Tag Archives: writing

Edward Gibbon

It was on the day, or rather night, of the 27th of June 1787, between the hours of eleven and twelve, that I wrote the last lines of the last page, in a summer-house in my garden. After laying down my pen, I took several turns in a berceau, or covered walk of acacias, which commands a prospect of the country, the lake, and the mountains. The air was temperate, the sky was serene, the silver orb of the moon was reflected from the waters, and all nature was silent. I will not dissemble the first emotions of joy on recovery of my freedom, and, perhaps, the establishment of my fame. But my pride was soon humbled, and a sober melancholy was spread over my mind, by the idea that I had taken an everlasting leave of an old and agreeable companion, and that, whatsoever might be the future date of my History, the life of the historian must be short and precarious.

Edward Gibbon, Memoirs of My Life and Writings, London, 1796

Charles Bukowski

I never type in the morning. I don’t get up in the morning. I drink at night. I try to stay in bed until twelve o’clock, that’s noon. Usually, if I have to get up earlier, I don’t feel good all day. I look, if it says twelve, then I get up and my day begins. I eat something, and then I usually run right up to the race track after I wake up. I bet the horses, then I come back and Linda cooks something and we talk awhile, we eat, and we have a few drinks, and then I go upstairs with a couple of bottles and I type — starting around nine-thirty and going until one-thirty, to, two-thirty at night. And that’s it.

Charles Bukowski, Sunlight Here I Am: Interviews and Encounters 1963–1993, Northville, 2003, p. 78

Steven Pinker

Paradoxically, intensifiers like very, highly, and extremely also work like hedges. They not only fuzz up a writer’s prose but can undermine his intent. If I’m wondering who pilfered the petty cash, it’s more reassuring to hear Not Jones; he’s an honest man than Not Jones; he’s a very honest man. The reason is that unmodified adjectives and nouns tend to be interpreted categorically: honest means “completely honest,” or at least “completely honest in the way that matters here” (just as Jack drank the bottle of beer implies that he chugged down all of it, not just a sip or two). As soon as you add an intensifier, you’re turning an all-or-none dichotomy into a graduated scaled. True, you’re trying to place your subject high on the scale—say, an 8.7 out of 10—but it would have been better if the reader were not considering his relative degree of honesty in the first pace. That’s the basis for the common advice (usually misattributed to Mark Twain) to “substitute damn every time you’re inclined to write very; your editor will delete it and the writing will be just as it should be”—though today the substitution would have to be of a word stronger than damn.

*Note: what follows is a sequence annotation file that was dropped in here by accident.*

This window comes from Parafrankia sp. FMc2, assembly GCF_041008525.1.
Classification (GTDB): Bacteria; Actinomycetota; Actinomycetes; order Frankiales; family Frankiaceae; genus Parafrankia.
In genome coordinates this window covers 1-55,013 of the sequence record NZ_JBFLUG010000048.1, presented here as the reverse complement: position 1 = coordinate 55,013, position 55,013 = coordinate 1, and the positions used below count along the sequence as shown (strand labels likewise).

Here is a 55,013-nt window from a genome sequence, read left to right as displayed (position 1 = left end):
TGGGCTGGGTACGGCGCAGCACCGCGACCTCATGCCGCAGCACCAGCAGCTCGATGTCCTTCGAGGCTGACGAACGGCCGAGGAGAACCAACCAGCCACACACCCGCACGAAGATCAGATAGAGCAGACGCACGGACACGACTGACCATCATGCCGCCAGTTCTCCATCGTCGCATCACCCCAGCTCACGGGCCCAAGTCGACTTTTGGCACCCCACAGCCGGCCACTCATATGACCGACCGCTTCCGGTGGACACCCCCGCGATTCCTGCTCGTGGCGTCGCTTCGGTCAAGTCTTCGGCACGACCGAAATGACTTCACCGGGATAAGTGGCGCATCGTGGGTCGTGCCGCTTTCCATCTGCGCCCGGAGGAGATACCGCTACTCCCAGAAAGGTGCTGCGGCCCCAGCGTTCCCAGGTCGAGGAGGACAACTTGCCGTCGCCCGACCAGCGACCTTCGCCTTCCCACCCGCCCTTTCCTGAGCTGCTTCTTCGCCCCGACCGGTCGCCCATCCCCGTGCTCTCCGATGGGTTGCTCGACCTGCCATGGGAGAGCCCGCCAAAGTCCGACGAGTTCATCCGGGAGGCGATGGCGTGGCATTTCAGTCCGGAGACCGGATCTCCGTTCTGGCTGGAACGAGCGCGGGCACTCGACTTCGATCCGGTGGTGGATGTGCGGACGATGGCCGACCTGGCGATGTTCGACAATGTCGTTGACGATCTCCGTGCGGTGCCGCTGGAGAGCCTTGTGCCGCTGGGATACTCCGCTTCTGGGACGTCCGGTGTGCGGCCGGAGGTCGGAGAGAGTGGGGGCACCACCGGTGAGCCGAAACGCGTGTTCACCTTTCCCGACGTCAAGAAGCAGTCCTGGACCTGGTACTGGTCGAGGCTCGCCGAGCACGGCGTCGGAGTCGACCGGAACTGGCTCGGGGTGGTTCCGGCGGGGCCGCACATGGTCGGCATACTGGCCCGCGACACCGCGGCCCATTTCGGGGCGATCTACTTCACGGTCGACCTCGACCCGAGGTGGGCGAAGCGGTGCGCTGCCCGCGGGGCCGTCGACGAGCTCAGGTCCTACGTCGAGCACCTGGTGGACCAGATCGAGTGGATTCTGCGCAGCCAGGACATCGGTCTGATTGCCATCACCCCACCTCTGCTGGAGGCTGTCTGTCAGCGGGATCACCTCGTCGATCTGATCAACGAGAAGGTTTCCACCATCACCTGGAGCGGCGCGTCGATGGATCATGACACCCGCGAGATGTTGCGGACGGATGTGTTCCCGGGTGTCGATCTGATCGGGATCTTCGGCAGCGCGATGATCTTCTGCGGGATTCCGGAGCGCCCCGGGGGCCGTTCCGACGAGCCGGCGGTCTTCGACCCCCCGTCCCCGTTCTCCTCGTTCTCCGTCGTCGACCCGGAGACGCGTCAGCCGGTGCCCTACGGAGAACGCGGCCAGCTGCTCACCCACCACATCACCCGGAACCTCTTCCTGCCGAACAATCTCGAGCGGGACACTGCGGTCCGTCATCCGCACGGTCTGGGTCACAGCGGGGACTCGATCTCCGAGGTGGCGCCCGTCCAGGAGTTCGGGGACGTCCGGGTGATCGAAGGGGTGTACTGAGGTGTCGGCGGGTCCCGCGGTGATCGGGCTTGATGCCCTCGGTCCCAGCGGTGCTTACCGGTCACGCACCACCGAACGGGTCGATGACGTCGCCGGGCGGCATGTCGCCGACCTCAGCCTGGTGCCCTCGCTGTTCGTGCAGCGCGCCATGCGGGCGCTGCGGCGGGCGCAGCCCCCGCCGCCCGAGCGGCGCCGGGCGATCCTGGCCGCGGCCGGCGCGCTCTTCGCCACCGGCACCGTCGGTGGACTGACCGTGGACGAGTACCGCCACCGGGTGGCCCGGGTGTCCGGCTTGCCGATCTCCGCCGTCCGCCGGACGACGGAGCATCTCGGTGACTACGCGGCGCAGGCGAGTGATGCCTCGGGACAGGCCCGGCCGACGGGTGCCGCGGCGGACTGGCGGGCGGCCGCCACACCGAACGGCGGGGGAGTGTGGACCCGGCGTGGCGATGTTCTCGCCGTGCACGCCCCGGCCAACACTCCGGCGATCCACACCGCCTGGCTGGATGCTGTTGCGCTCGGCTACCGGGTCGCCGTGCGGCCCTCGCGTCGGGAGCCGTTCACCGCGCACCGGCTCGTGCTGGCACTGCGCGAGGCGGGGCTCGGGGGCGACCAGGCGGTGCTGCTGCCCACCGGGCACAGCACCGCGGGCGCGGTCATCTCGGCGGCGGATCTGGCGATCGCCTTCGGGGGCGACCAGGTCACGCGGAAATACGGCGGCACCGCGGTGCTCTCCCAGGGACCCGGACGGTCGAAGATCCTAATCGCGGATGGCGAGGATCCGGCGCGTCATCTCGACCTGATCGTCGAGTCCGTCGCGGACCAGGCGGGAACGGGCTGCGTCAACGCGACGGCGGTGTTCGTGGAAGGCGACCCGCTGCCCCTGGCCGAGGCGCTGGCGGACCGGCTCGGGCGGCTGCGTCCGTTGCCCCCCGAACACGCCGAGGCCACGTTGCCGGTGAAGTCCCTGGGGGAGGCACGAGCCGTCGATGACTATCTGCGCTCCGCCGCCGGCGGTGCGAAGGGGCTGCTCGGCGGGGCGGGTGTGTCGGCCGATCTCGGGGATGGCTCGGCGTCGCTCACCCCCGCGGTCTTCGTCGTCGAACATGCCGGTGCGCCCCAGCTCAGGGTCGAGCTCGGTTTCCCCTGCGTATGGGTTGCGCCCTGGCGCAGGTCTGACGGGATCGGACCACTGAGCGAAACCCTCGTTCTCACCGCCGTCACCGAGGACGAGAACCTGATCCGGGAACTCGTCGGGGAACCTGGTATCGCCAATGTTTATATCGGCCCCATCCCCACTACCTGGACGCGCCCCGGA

Steven Pinker, The Sense of Style: The Thinking Person’s Guide to Writing in the 21st Century, New York, 2014

Francis-Noël Thomas & Mark Turner

To the classic writer, the difference between thinking and writing is as wide as the difference between cooking and serving. In every great restaurant there is a kitchen, where the work is done, and a dining room, where the result is presented. The dining room is serene, and the presentation suggests that perfection is routine and effortless, no matter how hectic things get in the kitchen. Naturally the kitchen and the dining room are in constant and intimate contact, but it is part of the protocol of a great restaurant to treat them as if they existed on different planets.

Francis-Noël Thomas & Mark Turner, Clear and Simple as the Truth: Writing Classic Prose, Princeton, 1994, pp. 64-65

David Edwards

Write about the things that truly inspire you, and do it for the benefit of others—to reduce their suffering and to increase their happiness. That’s my advice. If you do that you will achieve real ‘success’, real passion, enthusiasm and fulfilment, with or without money and status.

David Edwards, ‘Outside the Machine: How to be an Ethical Writer’

George Orwell

The job is to reconcile my ingrained likes and dislikes with the essentially public, non-individual activities that this age forces on all of us.

George Orwell, ‘Why I Write’, in Decline of the English Murder and Other Essays, London, 1965, p. 186